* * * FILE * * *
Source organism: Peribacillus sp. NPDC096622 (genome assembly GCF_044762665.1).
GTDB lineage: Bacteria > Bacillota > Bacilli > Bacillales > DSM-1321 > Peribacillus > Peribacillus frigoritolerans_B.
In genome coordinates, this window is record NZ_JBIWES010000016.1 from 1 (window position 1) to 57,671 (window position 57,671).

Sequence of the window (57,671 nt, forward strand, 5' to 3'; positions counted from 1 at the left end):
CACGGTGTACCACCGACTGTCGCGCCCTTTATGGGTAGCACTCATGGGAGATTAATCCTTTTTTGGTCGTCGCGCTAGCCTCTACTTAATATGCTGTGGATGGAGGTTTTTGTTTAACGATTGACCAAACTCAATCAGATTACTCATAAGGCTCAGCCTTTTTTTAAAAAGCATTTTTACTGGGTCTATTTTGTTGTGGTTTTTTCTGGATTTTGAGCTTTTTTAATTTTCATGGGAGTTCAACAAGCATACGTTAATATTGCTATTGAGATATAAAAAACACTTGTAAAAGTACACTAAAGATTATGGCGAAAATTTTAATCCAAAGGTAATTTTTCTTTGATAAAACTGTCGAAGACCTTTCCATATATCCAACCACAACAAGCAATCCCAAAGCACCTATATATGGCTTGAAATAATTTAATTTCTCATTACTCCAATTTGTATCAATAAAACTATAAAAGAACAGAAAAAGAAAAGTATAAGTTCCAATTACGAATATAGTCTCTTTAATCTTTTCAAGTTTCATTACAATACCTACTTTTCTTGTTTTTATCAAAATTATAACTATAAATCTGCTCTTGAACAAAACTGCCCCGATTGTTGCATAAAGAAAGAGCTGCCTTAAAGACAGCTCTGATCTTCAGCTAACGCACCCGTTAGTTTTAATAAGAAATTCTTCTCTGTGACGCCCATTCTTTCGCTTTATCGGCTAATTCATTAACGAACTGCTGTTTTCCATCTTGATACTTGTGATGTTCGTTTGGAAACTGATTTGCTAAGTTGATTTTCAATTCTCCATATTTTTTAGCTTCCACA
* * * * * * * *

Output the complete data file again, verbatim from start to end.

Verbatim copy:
Source organism: Peribacillus sp. NPDC096622 (genome assembly GCF_044762665.1).
GTDB lineage: Bacteria > Bacillota > Bacilli > Bacillales > DSM-1321 > Peribacillus > Peribacillus frigoritolerans_B.
In genome coordinates, this window is record NZ_JBIWES010000016.1 from 1 (window position 1) to 57,671 (window position 57,671).

Sequence of the window (57,671 nt, forward strand, 5' to 3'; positions counted from 1 at the left end):
CACGGTGTACCACCGACTGTCGCGCCCTTTATGGGTAGCACTCATGGGAGATTAATCCTTTTTTGGTCGTCGCGCTAGCCTCTACTTAATATGCTGTGGATGGAGGTTTTTGTTTAACGATTGACCAAACTCAATCAGATTACTCATAAGGCTCAGCCTTTTTTTAAAAAGCATTTTTACTGGGTCTATTTTGTTGTGGTTTTTTCTGGATTTTGAGCTTTTTTAATTTTCATGGGAGTTCAACAAGCATACGTTAATATTGCTATTGAGATATAAAAAACACTTGTAAAAGTACACTAAAGATTATGGCGAAAATTTTAATCCAAAGGTAATTTTTCTTTGATAAAACTGTCGAAGACCTTTCCATATATCCAACCACAACAAGCAATCCCAAAGCACCTATATATGGCTTGAAATAATTTAATTTCTCATTACTCCAATTTGTATCAATAAAACTATAAAAGAACAGAAAAAGAAAAGTATAAGTTCCAATTACGAATATAGTCTCTTTAATCTTTTCAAGTTTCATTACAATACCTACTTTTCTTGTTTTTATCAAAATTATAACTATAAATCTGCTCTTGAACAAAACTGCCCCGATTGTTGCATAAAGAAAGAGCTGCCTTAAAGACAGCTCTGATCTTCAGCTAACGCACCCGTTAGTTTTAATAAGAAATTCTTCTCTGTGACGCCCATTCTTTCGCTTTATCGGCTAATTCATTAACGAACTGCTGTTTTCCATCTTGATACTTGTGATGTTCGTTTGGAAACTGATTTGCTAAGTTGATTTTCAATTCTCCATATTTTTTAGCTTCCACA